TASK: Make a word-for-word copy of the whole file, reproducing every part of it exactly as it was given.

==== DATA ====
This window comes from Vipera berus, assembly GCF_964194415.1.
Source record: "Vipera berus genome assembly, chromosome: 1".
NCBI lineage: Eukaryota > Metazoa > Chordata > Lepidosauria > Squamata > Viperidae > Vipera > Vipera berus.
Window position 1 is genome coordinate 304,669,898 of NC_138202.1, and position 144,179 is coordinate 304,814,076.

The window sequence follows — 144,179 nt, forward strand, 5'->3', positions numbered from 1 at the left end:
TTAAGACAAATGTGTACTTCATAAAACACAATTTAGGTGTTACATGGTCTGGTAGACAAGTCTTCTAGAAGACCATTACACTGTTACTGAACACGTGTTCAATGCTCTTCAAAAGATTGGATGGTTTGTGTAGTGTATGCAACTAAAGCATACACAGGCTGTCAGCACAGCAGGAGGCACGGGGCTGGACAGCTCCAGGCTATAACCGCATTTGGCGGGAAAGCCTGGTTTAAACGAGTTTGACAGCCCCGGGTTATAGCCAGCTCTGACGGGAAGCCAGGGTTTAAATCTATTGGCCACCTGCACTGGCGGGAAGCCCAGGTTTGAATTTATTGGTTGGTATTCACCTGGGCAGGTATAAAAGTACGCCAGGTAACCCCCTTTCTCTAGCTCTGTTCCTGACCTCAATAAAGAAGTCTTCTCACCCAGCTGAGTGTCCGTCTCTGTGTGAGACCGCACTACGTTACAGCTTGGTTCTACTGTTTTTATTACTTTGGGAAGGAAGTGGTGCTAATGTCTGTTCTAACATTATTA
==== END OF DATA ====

This window comes from Vipera berus, assembly GCF_964194415.1.
Source record: "Vipera berus genome assembly, chromosome: 1".
NCBI lineage: Eukaryota > Metazoa > Chordata > Lepidosauria > Squamata > Viperidae > Vipera > Vipera berus.
Window position 1 is genome coordinate 304,669,898 of NC_138202.1, and position 144,179 is coordinate 304,814,076.

The window sequence follows — 144,179 nt, forward strand, 5'->3', positions numbered from 1 at the left end:
TTAAGACAAATGTGTACTTCATAAAACACAATTTAGGTGTTACATGGTCTGGTAGACAAGTCTTCTAGAAGACCATTACACTGTTACTGAACACGTGTTCAATGCTCTTCAAAAGATTGGATGGTTTGTGTAGTGTATGCAACTAAAGCATACACAGGCTGTCAGCACAGCAGGAGGCACGGGGCTGGACAGCTCCAGGCTATAACCGCATTTGGCGGGAAAGCCTGGTTTAAACGAGTTTGACAGCCCCGGGTTATAGCCAGCTCTGACGGGAAGCCAGGGTTTAAATCTATTGGCCACCTGCACTGGCGGGAAGCCCAGGTTTGAATTTATTGGTTGGTATTCACCTGGGCAGGTATAAAAGTACGCCAGGTAACCCCCTTTCTCTAGCTCTGTTCCTGACCTCAATAAAGAAGTCTTCTCACCCAGCTGAGTGTCCGTCTCTGTGTGAGACCGCACTACGTTACAGCTTGGTTCTACTGTTTTTATTACTTTGGGAAGGAAGTGGTGCTAATGTCTGTTCTAACATTATTA